I’ve grown up in the church. Every time the doors were open, my family was there. Of course, that was, in large part, aided by the fact that my dad was the pastor and my mom was the pianist. Sunday School, Sunday morning worship, Sunday evening service, and Wednesday evening prayer meeting. Usually there was choir practice on Sundays, as well, that brought us to the church building an extra hour or so before the evening service. Add that any and all special events, like youth group meetings, revival services, church picnics, etc., and it’s safe to say that most of my young life was taken up by church-related activities. I usually enjoyed the picnics, and the revival meetings were usually fun because special speakers would come in, many of whom had special talents like singing or playing the glasses or other novel things. I even enjoyed the regular services sometimes.
Mostly, though, I found church to be a real drag. I hated losing so much of my free time to something that was, for me, so terribly boring. I have to wonder now if I didn’t, on some level, think of church as rather pointless, even then. I think I might have, even on a conscious level, have considered that fact, but that was so long ago and kids tend to dismiss a lot of their own thoughts and forget about them. I just know that I hated getting up on Sunday mornings to go to church when I would much rather have stayed in bed for an hour or two longer.
I envied my non-church friends who got to stay home and play and watch cartoons and play their video games when I had to be dressed up and in a boring building, sitting in uncomfortable pews for several hours listening to messages that I’d already heard a dozen times before. I knew that I was supposed to think of church as important, but for me, ‘important’ was equivalent to ‘boring’ in much the same way that ‘vegetables’ to a kid usually means ‘gross.’ My parents believed church was important and drilled into my head that it was so, but the gravity of that importance was always lost on me. I didn’t know why I couldn’t just stay at home while they went to church. But I think part of the ‘importance’ of my being in church had as much to do with public appearance as it did with making sure I was indoctrinated properly.
I lived almost two lives throughout high school. On the one hand, I presented my Christian face to my parents and church, but I was less faithful when I was with my high school friends. I was never a party animal, never took up (or even tried) smoking, alcohol, or drugs, even though I was offered all those things several times. Part of it was fear of discovery by my parents, but most of it was simply that I never wanted to dump those poisons into my body. But I did use swear words and took the Lord’s name in vain on many an occasion. At one point one of my peers even confronted me by calling me a hypocrite. I was thunderstruck, of course, by both his boldness and by the truth of his words. I admit I was ashamed at the time, but it never really caused me to change the way I was doing things.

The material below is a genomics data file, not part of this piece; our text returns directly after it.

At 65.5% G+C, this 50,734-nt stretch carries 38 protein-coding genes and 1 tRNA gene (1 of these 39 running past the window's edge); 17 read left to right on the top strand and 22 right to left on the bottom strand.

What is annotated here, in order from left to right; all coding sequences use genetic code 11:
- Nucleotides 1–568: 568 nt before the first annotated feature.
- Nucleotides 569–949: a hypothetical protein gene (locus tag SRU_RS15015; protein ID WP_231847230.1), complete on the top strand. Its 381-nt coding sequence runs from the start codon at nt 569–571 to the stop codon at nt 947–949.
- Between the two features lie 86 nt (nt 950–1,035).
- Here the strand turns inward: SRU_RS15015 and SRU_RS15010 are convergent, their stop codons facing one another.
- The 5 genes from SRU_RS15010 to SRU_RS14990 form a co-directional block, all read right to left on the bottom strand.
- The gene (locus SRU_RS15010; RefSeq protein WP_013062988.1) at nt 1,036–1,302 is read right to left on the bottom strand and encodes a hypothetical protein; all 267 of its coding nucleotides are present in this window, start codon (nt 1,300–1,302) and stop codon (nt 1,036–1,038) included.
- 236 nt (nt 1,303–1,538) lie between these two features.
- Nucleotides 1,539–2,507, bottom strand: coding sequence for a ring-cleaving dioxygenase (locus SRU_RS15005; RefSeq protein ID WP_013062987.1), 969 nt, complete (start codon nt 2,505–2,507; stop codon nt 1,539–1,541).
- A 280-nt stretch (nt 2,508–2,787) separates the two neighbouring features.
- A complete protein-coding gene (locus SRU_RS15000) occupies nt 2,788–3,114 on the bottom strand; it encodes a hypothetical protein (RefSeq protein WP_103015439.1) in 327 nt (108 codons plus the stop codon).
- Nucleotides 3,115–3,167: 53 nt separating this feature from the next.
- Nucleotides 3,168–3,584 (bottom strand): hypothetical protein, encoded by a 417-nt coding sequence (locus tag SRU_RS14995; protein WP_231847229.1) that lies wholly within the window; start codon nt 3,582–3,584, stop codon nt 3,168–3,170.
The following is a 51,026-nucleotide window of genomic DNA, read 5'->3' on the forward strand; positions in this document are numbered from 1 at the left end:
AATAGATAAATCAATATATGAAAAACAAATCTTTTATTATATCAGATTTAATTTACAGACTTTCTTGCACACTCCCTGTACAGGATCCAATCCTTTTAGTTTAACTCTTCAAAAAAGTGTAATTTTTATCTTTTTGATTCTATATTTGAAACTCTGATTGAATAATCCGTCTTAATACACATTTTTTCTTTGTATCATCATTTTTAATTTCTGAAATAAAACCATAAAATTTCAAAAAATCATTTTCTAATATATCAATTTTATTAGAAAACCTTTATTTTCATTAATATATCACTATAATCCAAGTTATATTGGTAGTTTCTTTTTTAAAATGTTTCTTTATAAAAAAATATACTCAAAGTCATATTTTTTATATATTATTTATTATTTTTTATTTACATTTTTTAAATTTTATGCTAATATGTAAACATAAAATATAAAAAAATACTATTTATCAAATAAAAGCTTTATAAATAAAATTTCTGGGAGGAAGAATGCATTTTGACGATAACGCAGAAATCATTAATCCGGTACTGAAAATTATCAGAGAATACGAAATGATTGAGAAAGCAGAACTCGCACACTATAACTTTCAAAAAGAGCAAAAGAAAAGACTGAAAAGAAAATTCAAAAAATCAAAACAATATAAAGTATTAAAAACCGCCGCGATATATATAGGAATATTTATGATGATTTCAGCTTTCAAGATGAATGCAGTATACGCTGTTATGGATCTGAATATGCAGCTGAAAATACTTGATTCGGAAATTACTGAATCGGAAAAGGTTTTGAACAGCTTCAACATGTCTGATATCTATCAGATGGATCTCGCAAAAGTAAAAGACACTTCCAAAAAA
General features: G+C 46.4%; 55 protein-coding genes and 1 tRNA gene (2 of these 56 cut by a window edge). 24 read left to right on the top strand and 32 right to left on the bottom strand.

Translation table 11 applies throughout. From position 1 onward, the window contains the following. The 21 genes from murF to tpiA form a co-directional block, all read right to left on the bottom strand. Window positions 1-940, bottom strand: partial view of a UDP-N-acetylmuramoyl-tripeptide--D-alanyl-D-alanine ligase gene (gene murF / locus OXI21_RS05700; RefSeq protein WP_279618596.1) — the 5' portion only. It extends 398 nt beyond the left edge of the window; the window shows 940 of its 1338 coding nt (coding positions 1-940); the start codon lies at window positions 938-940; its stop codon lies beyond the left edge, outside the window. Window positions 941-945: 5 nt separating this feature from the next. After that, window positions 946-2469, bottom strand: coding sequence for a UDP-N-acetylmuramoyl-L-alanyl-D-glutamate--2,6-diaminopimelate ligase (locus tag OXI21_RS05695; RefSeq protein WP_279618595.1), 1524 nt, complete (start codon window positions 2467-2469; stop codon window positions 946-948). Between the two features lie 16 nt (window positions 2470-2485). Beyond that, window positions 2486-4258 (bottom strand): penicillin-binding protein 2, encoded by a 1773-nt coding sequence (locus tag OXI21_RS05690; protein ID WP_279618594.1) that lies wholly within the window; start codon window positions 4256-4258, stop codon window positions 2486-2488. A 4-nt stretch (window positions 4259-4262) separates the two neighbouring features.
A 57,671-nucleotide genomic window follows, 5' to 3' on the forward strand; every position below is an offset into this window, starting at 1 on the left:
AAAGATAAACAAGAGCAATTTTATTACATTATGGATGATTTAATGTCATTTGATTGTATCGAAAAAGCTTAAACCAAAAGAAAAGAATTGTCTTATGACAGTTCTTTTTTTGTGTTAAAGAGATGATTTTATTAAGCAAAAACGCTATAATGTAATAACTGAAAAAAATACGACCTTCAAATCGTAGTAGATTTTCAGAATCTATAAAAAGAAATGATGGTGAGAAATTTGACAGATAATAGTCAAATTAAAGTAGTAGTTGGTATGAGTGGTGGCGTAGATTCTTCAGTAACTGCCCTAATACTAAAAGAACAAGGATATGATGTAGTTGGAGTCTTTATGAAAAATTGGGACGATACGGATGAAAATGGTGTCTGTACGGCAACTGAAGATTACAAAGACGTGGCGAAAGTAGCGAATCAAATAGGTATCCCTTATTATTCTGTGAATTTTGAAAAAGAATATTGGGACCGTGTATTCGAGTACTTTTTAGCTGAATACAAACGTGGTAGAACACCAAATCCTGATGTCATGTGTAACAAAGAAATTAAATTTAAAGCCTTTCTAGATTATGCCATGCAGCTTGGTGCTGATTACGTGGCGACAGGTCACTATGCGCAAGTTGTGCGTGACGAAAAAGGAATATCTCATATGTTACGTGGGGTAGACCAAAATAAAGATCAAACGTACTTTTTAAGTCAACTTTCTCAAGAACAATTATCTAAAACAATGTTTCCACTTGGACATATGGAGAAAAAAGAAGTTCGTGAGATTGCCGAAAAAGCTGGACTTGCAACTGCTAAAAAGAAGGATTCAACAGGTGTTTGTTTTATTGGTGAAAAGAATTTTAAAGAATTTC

I repented of my ‘sinful’ ways in college and for several years made a concerted effort to live a more righteous life according to both the doctrines I grew up under and according to the greater understanding of Biblical doctrine I was learning at my university. My faith was energized and fresh. I was excited by my newfound closeness with God. I got involved with several ministry teams, and even found myself heading one up during my fourth year.
But then I burned out. I found myself weary of the faithful, Christian life and its rules, regulations, restrictions, and expectations. I still tried to put on the brave face, but underneath it all I’d given up. I’d put my daily routine of devotions and prayer away, and I just never found the energy or desire to pick them up again. I even began to really question whether I ever wanted to have those back. They had never provided me with any lasting strength or change in my life, and so I just didn’t see the point in laboring over something that had so little lasting impact.
Now I’ve come to the point of agnosticism. I’ve been disillusioned with the Church, Christians, and religions of all shapes and forms and want nothing to do with the lot of them. I look at Christianity and see inconsistency in the doctrine itself as well as in the behaviors and beliefs of its followers. I’m not willing to rule out the idea of an intelligent creator of the universe, but if one truly exists, I’m not sure it actually looks like the God of Christianity. I’m more inclined to think that something created the universe then sent it spinning away to fend for itself. I’m not sure that it would even still care that this universe exists, having grown bored with it long ago.
Ultimately, I’m left with a personal sense of contentment now that is greater than anything I ever experienced as a Christian. I’m free to live my life the way I see fit, to live as good a life as I can before I die. And I think that’s the most that anyone can ask. I’m seeing more of my goals accomplished now that I’ve given up Christianity; I’m getting more done now that I’m free of the ridiculous restrictions I’ve been burdened with for most of my life.
It’s strange, really – I never knew I could be this happy and content with my life, but I feel peaceful and even joyful. Mind you, I’m not singing-and-dancing-in-the-streets joyful. I still have my share of hardships and daily struggles, but that’s part of life and I’m happy to confront them and deal with them one by one. I’m just happy to know, finally, who I am and who I want to be and to be able to see things falling into place to achieve those goals.
I have a lot of years ahead of me, and I’m looking forward to seeing where life takes me.